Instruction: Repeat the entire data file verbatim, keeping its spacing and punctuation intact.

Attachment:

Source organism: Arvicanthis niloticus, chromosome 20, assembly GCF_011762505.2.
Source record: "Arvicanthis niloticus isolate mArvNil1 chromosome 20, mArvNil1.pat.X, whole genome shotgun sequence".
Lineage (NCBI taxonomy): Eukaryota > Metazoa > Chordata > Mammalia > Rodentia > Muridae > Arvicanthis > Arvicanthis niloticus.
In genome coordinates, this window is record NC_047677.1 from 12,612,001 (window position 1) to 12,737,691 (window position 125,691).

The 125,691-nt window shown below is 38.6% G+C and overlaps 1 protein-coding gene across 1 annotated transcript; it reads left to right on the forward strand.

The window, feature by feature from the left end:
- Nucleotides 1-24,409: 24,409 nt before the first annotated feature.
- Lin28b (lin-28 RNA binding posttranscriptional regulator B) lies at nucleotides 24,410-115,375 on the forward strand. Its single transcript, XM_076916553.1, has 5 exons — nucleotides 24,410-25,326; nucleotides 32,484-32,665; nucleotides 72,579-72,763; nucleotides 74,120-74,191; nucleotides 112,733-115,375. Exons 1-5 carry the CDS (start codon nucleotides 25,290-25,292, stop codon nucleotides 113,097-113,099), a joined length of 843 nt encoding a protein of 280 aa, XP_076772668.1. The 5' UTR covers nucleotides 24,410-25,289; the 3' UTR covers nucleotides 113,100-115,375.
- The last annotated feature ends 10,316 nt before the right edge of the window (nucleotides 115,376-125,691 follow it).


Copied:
Source organism: Arvicanthis niloticus, chromosome 20, assembly GCF_011762505.2.
Source record: "Arvicanthis niloticus isolate mArvNil1 chromosome 20, mArvNil1.pat.X, whole genome shotgun sequence".
Lineage (NCBI taxonomy): Eukaryota > Metazoa > Chordata > Mammalia > Rodentia > Muridae > Arvicanthis > Arvicanthis niloticus.
In genome coordinates, this window is record NC_047677.1 from 12,612,001 (window position 1) to 12,737,691 (window position 125,691).

The 125,691-nt window shown below is 38.6% G+C and overlaps 1 protein-coding gene across 1 annotated transcript; it reads left to right on the forward strand.

The window, feature by feature from the left end:
- Nucleotides 1-24,409: 24,409 nt before the first annotated feature.
- Lin28b (lin-28 RNA binding posttranscriptional regulator B) lies at nucleotides 24,410-115,375 on the forward strand. Its single transcript, XM_076916553.1, has 5 exons — nucleotides 24,410-25,326; nucleotides 32,484-32,665; nucleotides 72,579-72,763; nucleotides 74,120-74,191; nucleotides 112,733-115,375. Exons 1-5 carry the CDS (start codon nucleotides 25,290-25,292, stop codon nucleotides 113,097-113,099), a joined length of 843 nt encoding a protein of 280 aa, XP_076772668.1. The 5' UTR covers nucleotides 24,410-25,289; the 3' UTR covers nucleotides 113,100-115,375.
- The last annotated feature ends 10,316 nt before the right edge of the window (nucleotides 115,376-125,691 follow it).